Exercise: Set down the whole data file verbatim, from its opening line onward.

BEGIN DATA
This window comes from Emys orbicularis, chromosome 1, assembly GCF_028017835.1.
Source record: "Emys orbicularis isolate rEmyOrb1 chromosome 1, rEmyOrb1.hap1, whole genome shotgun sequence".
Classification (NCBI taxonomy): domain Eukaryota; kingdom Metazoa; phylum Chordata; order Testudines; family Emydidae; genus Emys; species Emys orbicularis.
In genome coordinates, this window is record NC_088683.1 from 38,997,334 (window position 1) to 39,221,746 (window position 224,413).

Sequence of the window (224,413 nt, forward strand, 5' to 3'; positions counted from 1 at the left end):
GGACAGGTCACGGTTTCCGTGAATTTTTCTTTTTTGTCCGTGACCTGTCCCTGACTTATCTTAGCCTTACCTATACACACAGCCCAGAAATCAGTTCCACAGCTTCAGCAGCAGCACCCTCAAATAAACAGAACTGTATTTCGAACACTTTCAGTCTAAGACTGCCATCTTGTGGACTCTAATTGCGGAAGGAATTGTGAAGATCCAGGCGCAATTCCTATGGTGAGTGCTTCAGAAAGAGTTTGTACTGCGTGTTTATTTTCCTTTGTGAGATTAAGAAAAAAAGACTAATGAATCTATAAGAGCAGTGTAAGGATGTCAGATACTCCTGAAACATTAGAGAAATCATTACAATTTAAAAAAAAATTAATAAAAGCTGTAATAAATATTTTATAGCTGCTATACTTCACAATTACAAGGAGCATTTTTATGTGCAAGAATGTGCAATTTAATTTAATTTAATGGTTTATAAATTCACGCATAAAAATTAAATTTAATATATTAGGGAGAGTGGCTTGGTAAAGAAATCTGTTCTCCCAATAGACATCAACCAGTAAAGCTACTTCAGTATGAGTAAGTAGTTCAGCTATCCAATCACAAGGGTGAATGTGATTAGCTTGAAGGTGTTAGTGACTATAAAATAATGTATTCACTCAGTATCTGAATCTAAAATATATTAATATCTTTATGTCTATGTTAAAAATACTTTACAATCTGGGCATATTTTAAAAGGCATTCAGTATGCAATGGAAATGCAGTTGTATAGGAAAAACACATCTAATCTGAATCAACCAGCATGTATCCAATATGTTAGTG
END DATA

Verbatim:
This window comes from Emys orbicularis, chromosome 1, assembly GCF_028017835.1.
Source record: "Emys orbicularis isolate rEmyOrb1 chromosome 1, rEmyOrb1.hap1, whole genome shotgun sequence".
Classification (NCBI taxonomy): domain Eukaryota; kingdom Metazoa; phylum Chordata; order Testudines; family Emydidae; genus Emys; species Emys orbicularis.
In genome coordinates, this window is record NC_088683.1 from 38,997,334 (window position 1) to 39,221,746 (window position 224,413).

Sequence of the window (224,413 nt, forward strand, 5' to 3'; positions counted from 1 at the left end):
GGACAGGTCACGGTTTCCGTGAATTTTTCTTTTTTGTCCGTGACCTGTCCCTGACTTATCTTAGCCTTACCTATACACACAGCCCAGAAATCAGTTCCACAGCTTCAGCAGCAGCACCCTCAAATAAACAGAACTGTATTTCGAACACTTTCAGTCTAAGACTGCCATCTTGTGGACTCTAATTGCGGAAGGAATTGTGAAGATCCAGGCGCAATTCCTATGGTGAGTGCTTCAGAAAGAGTTTGTACTGCGTGTTTATTTTCCTTTGTGAGATTAAGAAAAAAAGACTAATGAATCTATAAGAGCAGTGTAAGGATGTCAGATACTCCTGAAACATTAGAGAAATCATTACAATTTAAAAAAAAATTAATAAAAGCTGTAATAAATATTTTATAGCTGCTATACTTCACAATTACAAGGAGCATTTTTATGTGCAAGAATGTGCAATTTAATTTAATTTAATGGTTTATAAATTCACGCATAAAAATTAAATTTAATATATTAGGGAGAGTGGCTTGGTAAAGAAATCTGTTCTCCCAATAGACATCAACCAGTAAAGCTACTTCAGTATGAGTAAGTAGTTCAGCTATCCAATCACAAGGGTGAATGTGATTAGCTTGAAGGTGTTAGTGACTATAAAATAATGTATTCACTCAGTATCTGAATCTAAAATATATTAATATCTTTATGTCTATGTTAAAAATACTTTACAATCTGGGCATATTTTAAAAGGCATTCAGTATGCAATGGAAATGCAGTTGTATAGGAAAAACACATCTAATCTGAATCAACCAGCATGTATCCAATATGTTAGTG